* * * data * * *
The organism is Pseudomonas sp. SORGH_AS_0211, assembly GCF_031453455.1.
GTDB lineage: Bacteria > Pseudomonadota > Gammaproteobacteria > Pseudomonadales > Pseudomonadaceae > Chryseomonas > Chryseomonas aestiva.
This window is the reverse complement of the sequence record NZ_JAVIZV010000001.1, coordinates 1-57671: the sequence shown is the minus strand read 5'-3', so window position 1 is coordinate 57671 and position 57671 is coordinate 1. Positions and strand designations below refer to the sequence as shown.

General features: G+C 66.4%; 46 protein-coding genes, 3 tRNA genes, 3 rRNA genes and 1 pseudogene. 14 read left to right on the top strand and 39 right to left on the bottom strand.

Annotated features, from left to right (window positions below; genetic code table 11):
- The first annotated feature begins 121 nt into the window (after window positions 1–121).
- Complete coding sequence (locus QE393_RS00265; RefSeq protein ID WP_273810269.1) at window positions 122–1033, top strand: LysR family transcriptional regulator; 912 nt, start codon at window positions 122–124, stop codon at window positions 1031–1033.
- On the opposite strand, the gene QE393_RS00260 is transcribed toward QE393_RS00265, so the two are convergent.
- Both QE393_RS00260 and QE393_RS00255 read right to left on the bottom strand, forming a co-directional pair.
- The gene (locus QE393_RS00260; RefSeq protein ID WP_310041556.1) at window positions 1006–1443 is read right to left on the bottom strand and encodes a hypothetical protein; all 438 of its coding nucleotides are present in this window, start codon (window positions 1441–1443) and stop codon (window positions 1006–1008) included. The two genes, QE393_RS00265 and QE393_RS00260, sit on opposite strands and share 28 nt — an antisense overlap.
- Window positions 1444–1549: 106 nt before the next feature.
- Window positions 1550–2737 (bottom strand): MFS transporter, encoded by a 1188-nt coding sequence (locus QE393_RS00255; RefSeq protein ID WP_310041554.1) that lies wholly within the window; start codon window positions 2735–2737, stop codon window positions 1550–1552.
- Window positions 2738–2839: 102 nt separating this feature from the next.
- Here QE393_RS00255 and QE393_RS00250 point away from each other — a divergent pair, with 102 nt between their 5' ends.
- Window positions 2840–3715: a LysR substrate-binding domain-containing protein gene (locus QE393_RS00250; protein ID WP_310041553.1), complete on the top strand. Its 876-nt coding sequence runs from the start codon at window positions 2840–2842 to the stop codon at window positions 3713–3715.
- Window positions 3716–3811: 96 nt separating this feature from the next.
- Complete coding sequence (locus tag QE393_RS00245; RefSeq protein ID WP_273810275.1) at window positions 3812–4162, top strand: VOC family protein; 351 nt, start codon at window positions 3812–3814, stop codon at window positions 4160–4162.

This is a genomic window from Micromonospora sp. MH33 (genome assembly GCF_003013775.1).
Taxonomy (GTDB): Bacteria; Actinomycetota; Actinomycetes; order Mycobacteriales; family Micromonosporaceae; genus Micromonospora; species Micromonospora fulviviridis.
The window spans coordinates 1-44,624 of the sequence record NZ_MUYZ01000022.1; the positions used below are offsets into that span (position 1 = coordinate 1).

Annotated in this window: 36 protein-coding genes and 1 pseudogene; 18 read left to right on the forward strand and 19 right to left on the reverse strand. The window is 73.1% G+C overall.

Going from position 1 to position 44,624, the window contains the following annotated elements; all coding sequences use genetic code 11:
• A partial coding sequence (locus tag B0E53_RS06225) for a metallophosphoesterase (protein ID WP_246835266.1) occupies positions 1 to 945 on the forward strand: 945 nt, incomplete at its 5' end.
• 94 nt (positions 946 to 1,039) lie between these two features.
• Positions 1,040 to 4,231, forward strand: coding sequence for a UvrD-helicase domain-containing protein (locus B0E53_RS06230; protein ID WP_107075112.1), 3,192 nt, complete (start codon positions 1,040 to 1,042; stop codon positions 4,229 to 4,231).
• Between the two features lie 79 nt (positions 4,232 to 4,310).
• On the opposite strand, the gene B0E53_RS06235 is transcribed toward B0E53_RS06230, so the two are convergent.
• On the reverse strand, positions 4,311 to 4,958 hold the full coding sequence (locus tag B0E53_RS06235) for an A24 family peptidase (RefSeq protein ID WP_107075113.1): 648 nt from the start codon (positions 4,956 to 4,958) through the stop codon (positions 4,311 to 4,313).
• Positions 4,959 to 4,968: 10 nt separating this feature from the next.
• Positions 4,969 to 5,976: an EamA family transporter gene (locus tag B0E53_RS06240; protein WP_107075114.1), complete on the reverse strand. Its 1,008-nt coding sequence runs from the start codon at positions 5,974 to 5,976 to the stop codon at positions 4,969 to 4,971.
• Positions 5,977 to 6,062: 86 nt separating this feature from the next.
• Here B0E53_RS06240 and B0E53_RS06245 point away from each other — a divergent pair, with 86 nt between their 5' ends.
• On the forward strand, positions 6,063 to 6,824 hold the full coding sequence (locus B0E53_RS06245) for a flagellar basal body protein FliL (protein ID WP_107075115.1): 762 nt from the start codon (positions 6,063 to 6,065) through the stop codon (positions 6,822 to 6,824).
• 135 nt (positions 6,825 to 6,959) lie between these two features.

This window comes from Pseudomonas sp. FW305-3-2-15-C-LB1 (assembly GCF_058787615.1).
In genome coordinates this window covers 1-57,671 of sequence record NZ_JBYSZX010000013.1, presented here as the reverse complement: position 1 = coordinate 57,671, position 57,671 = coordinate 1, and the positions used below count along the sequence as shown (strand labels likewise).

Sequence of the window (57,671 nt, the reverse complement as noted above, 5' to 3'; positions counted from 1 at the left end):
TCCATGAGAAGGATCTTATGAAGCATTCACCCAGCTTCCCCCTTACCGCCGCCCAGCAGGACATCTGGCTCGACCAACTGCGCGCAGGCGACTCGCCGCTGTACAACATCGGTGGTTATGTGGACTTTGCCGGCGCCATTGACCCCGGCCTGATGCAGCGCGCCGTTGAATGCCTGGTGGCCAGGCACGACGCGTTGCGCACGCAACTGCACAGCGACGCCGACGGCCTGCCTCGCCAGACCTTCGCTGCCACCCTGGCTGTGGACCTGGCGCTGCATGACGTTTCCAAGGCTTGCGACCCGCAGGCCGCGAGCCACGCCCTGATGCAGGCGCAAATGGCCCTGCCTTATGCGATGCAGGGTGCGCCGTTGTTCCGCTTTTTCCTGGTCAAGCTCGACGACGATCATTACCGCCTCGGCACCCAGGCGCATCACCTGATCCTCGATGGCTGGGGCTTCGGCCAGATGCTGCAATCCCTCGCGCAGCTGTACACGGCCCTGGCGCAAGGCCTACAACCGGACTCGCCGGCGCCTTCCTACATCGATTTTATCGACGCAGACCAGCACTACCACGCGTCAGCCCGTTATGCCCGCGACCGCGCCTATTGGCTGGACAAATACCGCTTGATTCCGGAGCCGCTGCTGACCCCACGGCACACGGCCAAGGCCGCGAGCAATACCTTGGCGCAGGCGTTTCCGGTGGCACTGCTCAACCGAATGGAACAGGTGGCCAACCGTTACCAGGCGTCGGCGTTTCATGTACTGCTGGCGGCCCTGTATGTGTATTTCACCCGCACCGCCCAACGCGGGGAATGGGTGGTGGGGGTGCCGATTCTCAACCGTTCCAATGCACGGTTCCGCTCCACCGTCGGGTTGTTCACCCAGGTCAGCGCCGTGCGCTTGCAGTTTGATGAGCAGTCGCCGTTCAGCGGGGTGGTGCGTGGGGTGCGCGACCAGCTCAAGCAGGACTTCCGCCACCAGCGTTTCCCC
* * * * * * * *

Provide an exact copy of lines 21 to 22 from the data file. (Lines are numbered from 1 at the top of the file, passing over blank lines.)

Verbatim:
Annotated in this window: 36 protein-coding genes and 1 pseudogene; 18 read left to right on the forward strand and 19 right to left on the reverse strand. The window is 73.1% G+C overall.

Going from position 1 to position 44,624, the window contains the following annotated elements; all coding sequences use genetic code 11: